independent line. i am trying to figure what people are failing to realize is, this has been going on for a long time. i want to know why they make it for the's mentally incapable people or the -- for incapable people or the criminals themselves. the government is putting people in jail on three strike rules. they go to jail for 20 years. you have an armed robber who is convicted and goes to jail for five years. what kind of sense does that make. to government does not want take responsibility. they are the ones leading the violent criminals back out on the street.
they want to blame the law- abiding citizens for all of the mistakes. from oklahoma on the public in line. caller: my sympathy goes out to the families in sandy hook. notiews on gun control have changed. the government has failed us in the mental health capacity. ordo not have the ability to trained psychiatrists identify problem children from a very young age on up into adulthood. all criminals have guns. they do not have them legally. they can't get them anywhere. -- they can get them anywhere. a burden to the responsible gun holder. it is almost impossible to get ammunition. for homes.tection
i do not want our second amendment to go away. that is the bastion of how this land was founded. think this is completely apolitical ploy to take the guns away from the american people. illinois is up next. democrats' line. this is keith. caller: i do not know where to begin. i called to answer the guy from texas. non-motorized piece of metal. it is only dangerous when it is hand.to a human nobody is blaming the weapon. the point of most common sense gun regulation is to limit the hand of the person it goes to.
the woman who just called -- i have to address that, too. talking about is almost circular reasoning. you don't want to limit the of a responsible gun owner to own a weapon. i am there with you. but you don't want to give the --ernment the of military the ability to separate the non- owner from the irresponsible gun owner or the criminal. responsible gun owner from the irresponsible gun owner or the criminal. them forwant to blame what happens that is bad. members of congress tweeting out this morning. today we remember the victims of the new town tragedy.
dedicate ourselves to better protecting all americans from senseless filings. to speak to this issue. . have bipolar disorder i am trying to get a part-time job so i can have a little bit better life. i have worked in the mental years ineld for 12 computer support. i have worked in crisis. people get violent or they get agitated. they shoot them up with the drugs. my mother was murdered by her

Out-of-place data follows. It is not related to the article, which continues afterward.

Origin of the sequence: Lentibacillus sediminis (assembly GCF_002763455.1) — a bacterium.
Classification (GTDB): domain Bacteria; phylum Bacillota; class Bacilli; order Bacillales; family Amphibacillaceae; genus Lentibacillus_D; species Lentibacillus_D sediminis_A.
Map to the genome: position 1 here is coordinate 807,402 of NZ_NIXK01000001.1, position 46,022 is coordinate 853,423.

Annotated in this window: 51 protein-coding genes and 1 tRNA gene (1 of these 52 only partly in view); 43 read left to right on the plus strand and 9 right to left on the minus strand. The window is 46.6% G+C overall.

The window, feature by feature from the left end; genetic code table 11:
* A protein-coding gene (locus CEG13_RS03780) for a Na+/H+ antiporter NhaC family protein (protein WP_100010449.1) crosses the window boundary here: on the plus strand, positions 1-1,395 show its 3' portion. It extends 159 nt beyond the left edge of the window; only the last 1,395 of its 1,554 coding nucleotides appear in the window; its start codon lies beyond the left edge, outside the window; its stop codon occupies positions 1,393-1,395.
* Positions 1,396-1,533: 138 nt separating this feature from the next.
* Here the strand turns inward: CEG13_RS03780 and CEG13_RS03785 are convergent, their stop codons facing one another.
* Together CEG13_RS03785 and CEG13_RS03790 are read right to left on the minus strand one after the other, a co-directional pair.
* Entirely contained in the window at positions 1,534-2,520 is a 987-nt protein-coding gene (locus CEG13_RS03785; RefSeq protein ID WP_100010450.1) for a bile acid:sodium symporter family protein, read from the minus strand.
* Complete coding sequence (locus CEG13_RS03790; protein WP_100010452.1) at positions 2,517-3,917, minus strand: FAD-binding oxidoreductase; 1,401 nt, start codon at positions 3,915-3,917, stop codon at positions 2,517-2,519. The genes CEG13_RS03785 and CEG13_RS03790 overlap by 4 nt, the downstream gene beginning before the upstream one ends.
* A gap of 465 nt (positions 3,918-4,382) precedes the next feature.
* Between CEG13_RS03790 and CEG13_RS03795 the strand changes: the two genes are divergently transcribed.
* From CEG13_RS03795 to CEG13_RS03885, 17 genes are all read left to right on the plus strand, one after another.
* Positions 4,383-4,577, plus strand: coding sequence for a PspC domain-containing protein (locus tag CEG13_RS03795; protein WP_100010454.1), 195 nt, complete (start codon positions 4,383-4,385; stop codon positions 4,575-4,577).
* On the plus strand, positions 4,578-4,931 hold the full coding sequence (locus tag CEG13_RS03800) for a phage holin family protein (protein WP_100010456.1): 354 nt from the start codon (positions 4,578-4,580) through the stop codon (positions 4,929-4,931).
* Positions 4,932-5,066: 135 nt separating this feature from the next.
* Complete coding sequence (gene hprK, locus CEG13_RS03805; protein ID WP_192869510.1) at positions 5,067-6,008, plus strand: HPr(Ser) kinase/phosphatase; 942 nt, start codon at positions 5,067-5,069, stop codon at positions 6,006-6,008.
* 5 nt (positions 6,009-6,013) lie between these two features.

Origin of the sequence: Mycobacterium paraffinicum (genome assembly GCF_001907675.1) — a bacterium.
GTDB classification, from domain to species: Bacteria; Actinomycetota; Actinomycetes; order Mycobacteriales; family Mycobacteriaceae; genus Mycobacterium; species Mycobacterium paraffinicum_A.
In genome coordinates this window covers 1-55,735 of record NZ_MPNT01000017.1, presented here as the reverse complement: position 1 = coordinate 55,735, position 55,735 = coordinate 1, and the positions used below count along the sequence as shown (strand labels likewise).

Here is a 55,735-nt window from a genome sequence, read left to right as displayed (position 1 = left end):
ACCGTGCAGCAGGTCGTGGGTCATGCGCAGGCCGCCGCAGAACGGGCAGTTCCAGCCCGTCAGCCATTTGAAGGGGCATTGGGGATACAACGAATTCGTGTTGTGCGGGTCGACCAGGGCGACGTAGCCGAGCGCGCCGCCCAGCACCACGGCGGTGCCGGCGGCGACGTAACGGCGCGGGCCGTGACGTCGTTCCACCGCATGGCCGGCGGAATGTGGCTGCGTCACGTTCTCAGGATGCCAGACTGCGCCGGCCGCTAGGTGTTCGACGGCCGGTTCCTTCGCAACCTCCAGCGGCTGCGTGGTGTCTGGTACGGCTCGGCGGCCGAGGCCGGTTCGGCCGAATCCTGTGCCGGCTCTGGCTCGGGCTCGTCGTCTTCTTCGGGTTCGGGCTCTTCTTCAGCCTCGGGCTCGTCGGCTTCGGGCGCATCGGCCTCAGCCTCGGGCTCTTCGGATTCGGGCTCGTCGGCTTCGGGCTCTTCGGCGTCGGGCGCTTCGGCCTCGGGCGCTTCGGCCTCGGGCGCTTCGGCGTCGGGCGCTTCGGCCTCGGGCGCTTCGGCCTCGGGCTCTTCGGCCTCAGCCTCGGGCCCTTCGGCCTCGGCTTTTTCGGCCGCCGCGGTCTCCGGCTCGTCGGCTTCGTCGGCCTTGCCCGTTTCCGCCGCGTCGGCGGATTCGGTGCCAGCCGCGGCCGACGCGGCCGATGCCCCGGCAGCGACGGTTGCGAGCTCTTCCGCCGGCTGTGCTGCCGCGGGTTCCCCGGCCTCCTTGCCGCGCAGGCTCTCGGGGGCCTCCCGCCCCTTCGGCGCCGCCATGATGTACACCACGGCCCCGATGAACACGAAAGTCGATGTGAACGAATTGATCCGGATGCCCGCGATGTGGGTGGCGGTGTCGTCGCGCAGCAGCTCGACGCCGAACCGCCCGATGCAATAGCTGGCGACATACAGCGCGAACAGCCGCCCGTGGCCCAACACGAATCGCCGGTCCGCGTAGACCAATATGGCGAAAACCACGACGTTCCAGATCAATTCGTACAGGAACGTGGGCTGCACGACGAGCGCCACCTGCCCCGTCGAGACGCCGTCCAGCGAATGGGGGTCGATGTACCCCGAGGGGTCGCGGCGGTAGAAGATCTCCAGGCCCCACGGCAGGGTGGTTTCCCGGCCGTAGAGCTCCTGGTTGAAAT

strange second husband, who was an alcoholic. they could not decide if he was insane at the time he did it. they put him in the state hospital, but they let him out a few years later. he got life insurance money because he was not guilty of a crime. he could profit from that. i think that is a travesty of justice. host: a graphic from the department of justice shows what has been done since sandy hook. state gun bills have been introduced since the new town massacre. 109 have become law. tightened gun restrictions. if you go to the website of the new york times, it gives you a breakdown of how the laws were done.
that is the information when it comes to state gun laws in what has been done since new town. scott from utah on the democrats' line. to make awant comment. i wonder how the republicans and what they're -- going to criticize the president on on that moment of silence. incannot do anything right their eyes. he shook hands with a guy and they found something wrong with that. i am a hunter. i think people should be allowed to have hunting guns. maybe one pistol. the nra is so paranoid about any gun laws at all, the whole issue is split just like the congress right now. i do not know how we will get